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Platelet Endothelial Cell Adhesion Molecule (PECAM/CD31) Blockade Modulates Neutrophil Recruitment Patterns and Reduces Infarct Size in Experimental Ischemic Stroke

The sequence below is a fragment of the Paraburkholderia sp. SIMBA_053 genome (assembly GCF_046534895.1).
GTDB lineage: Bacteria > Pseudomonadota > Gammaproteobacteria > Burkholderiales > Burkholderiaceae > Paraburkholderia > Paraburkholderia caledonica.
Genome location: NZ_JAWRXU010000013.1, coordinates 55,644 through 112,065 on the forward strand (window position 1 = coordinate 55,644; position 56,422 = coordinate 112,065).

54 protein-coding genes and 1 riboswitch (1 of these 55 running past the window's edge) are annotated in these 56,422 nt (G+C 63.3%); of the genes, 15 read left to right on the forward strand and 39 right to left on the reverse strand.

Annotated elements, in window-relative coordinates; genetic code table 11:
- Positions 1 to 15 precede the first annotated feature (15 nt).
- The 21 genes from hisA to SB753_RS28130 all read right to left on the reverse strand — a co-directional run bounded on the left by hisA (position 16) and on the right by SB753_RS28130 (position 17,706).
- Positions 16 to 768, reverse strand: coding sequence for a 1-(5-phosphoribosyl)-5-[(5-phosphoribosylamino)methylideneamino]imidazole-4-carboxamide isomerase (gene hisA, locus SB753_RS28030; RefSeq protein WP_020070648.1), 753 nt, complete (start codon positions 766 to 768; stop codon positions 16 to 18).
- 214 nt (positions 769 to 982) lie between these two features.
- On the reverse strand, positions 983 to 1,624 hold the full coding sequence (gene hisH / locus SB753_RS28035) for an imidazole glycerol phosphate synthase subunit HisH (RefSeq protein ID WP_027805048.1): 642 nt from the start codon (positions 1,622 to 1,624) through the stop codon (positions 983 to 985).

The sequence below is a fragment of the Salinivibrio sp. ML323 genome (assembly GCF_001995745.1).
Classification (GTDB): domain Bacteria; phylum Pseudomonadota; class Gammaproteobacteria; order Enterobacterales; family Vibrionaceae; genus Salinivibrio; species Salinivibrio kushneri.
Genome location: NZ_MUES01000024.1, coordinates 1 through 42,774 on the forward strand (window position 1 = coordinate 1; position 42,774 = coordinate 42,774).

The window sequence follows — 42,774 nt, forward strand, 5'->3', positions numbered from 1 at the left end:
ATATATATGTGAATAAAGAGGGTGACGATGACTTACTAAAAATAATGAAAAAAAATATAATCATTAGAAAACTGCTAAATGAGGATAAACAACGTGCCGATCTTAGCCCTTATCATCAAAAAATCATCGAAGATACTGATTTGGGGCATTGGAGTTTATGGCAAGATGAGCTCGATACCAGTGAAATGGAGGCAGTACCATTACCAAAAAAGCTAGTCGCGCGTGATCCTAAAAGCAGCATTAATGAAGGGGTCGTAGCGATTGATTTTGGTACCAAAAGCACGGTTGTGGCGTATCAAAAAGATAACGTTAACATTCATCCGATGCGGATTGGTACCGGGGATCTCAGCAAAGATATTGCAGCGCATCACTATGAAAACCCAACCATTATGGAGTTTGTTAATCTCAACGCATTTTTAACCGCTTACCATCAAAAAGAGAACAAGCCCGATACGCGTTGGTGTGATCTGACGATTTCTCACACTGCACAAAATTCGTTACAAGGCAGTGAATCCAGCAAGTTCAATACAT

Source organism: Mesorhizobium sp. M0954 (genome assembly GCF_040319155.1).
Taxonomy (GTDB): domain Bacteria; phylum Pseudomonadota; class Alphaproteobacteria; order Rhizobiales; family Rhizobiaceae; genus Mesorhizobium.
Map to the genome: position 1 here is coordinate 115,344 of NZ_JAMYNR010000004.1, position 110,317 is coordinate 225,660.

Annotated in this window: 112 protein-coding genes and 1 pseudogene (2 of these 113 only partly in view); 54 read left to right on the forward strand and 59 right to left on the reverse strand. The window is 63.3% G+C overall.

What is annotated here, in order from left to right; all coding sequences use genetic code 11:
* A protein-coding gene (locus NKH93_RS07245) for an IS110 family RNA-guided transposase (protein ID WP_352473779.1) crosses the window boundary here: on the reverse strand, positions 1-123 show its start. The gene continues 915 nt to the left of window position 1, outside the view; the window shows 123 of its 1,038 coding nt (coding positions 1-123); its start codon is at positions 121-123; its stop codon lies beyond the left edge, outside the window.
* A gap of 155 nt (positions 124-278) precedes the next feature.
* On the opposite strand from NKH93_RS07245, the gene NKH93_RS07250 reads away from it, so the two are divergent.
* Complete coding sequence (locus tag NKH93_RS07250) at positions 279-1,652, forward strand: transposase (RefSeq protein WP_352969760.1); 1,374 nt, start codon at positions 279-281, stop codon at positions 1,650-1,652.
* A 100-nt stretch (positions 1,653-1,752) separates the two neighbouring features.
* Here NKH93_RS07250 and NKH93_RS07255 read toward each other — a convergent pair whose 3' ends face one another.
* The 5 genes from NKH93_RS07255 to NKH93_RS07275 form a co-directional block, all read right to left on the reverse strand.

The infiltration of polymorphonuclear leukocytes (PMNs) in ischemia-reperfusion injury (I/RI) has been implicated as a critical component of inflammatory damage following ischemic stroke. However, successful blockade of PMN transendothelial migration (TEM) in preclinical studies has not translated to meaningful clinical outcomes. To investigate this further, leukocyte infiltration patterns were quantified, and these patterns were modulated by blocking platelet endothelial cell adhesion molecule-1 (PECAM), a key regulator of TEM. LysM-eGFP mice and microscopy were used to visualize all myeloid leukocyte recruitment following ischemia/reperfusion. Visual examination showed heterogeneous leukocyte distribution across the infarct at both 24 and 72 hours after I/RI. A semiautomated process was designed to precisely map PMN position across brain sections. Treatment with PECAM function-blocking antibodies did not significantly affect total leukocyte recruitment but did alter their distribution, with more observed at the cortex at both early and later time points (24 hours: 89% PECAM blocked vs. 72% control; 72 hours: 69% PECAM blocked vs. 51% control). This correlated with a decrease in infarct volume. These findings suggest that TEM, in the setting of I/RI in the cerebrovascular, occurs primarily at the cortical surface. The reduction of stroke size with PECAM blockade suggests that infiltrating PMNs may exacerbate I/RI and indicate the potential therapeutic benefit of regulating the timing and pattern of leukocyte infiltration after stroke.
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